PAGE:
Asbestos in rented property exists in significant numbers across the country. The long-term harmful effects of asbestos inhalation are well-known and the unsettling fact is that, despite being banned in 1999 in the UK, the number of rented properties affected is believed to run into the millions. In fact, such was the widespread use of asbestos in construction, it is safer to assume that it is present in any building constructed before the mid-1990s.
What is Asbestos?
The term asbestos relates to six different naturally occurring minerals which all have similar properties allowing them to be processed into a fibrous texture. When mixed with building materials such as cement, asbestos makes them much stronger, resistant to fire and electricity.
There are three main types of asbestos commonly found in residential properties:
- Crocidolite (blue asbestos)
Found in: Insulating boards, ceiling tiles and thermal insulation products.
- Amosite (brown asbestos)
Found in: Materials to reduce condensation or provide acoustic insulation against sound.
- Chrysotile (white asbestos)
Found in: Roof coatings and cement based sheet materials. This is the most common type of asbestos found.
Where is Asbestos found in buildings?
Asbestos was used extensively in domestic rental properties and can be found in many areas, such as…
- Loose fill insulation
- Textured wall and ceilings
- Lagging around pipes
- Water tanks
- Ceiling Tiles
- Asbestos insulation boards (AIB)
- Bath panels
- Partition walls
- Airing cupboards
- Roofing Felt
- Decorative paints and plasters
If you are unsure about the presence of asbestos in your property you should always engage a licensed Asbestos management company to carry out a thorough investigation. It’s just not worth risking the lives of your family or tenants.
When renting out a house, landlords have a legal responsibility to minimise the risk of exposure to asbestos under the Control of Asbestos Regulations 2012. These regulations apply to ‘non-domestic premises’, particularly industrial and commercial buildings, but are relevant to rental properties if there are communal areas such as foyers, corridors, bike sheds, garages and staircases. Section 4 of the legislation dictates who is the “dutyholder” and exactly what their responsibilities are.
Landlords who own houses which have been divided into flats, for example, are likely to be covered by the scope of the legislation if communal areas exist in their property. The individual flats themselves would not be covered by the law, at present, though a clear moral duty of care exists towards tenants in any rental property.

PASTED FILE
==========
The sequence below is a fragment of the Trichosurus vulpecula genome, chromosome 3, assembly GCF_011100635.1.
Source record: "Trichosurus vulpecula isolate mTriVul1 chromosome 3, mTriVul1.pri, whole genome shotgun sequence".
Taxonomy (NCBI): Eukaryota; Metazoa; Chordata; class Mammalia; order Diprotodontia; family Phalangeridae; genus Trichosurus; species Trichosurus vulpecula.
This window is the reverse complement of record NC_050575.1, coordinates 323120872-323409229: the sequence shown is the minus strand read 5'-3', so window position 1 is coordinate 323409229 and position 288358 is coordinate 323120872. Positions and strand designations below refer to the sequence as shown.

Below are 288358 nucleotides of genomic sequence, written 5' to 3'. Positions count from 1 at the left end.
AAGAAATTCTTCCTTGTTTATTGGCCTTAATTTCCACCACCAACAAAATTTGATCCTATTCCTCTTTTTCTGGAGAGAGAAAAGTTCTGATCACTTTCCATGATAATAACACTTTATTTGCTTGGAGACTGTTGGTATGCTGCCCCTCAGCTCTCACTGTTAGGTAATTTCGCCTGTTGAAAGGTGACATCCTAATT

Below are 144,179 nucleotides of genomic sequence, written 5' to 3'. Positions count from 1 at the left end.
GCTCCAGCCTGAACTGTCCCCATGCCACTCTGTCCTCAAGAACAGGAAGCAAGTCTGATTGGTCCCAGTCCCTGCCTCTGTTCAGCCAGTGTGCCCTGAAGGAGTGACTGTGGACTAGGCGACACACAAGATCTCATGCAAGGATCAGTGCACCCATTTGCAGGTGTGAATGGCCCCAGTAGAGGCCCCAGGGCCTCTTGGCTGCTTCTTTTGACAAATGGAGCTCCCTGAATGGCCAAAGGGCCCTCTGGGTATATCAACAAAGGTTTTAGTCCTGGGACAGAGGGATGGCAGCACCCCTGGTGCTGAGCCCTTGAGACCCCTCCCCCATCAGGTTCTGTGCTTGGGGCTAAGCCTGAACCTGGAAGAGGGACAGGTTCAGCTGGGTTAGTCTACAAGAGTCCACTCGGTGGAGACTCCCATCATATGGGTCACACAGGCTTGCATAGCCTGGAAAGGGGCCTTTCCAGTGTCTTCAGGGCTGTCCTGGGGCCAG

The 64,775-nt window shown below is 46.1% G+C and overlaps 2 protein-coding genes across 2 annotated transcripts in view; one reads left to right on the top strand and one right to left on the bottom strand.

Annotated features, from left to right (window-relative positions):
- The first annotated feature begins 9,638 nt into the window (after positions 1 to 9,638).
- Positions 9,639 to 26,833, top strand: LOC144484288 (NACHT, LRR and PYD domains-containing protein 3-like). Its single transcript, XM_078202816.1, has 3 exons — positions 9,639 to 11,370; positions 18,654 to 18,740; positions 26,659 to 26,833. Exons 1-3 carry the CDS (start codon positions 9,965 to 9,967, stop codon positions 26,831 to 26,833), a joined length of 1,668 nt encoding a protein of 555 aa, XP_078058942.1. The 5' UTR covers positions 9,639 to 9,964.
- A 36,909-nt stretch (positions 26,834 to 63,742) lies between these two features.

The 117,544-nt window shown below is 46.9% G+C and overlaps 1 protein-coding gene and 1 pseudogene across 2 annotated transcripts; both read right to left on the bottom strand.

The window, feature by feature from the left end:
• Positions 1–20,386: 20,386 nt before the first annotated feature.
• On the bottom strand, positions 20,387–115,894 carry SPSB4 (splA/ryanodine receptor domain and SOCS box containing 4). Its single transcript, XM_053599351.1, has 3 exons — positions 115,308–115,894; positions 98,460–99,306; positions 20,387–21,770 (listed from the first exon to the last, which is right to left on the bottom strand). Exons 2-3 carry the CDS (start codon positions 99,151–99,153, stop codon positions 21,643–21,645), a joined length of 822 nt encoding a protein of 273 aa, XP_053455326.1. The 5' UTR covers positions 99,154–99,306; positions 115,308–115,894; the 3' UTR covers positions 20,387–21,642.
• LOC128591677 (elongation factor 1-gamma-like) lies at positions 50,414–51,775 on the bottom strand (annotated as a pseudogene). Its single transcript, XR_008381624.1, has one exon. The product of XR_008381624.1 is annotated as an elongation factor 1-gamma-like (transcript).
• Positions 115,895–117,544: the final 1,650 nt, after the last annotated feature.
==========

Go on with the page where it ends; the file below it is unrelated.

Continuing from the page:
If, as a landlord, you’re not obliged contractually to look for and manage asbestos in your rental property there’s still a chance you could eventually be held accountable for any injury caused to tenants by the presence of asbestos. You could find yourself challenged for negligence under the Defective Premises Act 1972.
Asbestos health risks
Asbestos that remains in situ without becoming disturbed should pose no risk to human health, but any action that causes fibres to work loose with the potential to be inhaled could cause terminal cancer, with symptoms not immediately obvious, sometimes for decades.
Inhalation of the fibres can cause many different health problems, such as pleural thickening, Asbestosis, Mesothelioma and asbestos-related lung cancers. There are currently no known cures for any of these illnesses
It’s estimated that 13 people die in the UK every day from previous exposure to asbestos. More than twice as many that die in road traffic accidents.
In the image below we can see recent related death statistics and the different conditions that led to death.
Essential steps when assessing asbestos in rented property
The Health and Safety Executive has identified a number of measures that should be taken by landlords to assess and control the risk posed by asbestos in communal areas of their rental properties:
- Find out if asbestos exists in the property, arranging for professional testing in all suspected cases.
- Arrange for the confirmed asbestos to be assessed by an expert to determine whether it is in a safe condition.
- Create a record of the location of asbestos, such as making a plan drawing.
- Arrange for qualified licensed professionals to remove asbestos under controlled conditions in the event that it is deemed to be unsafe.
- Ensure that workmen who plan to carry out maintenance in an area where asbestos exists are made aware of its presence to prevent it from being accidentally disturbed.
Remember, the identification, assessment and removal of asbestos can only be carried out by professionally qualified and licensed contractors. Attempting to remove the substance yourself is illegal, not to mention highly dangerous to you and your tenants.
Download our 30 point checklist for landlords. It’s packed with information to help you get ready to rent out your property.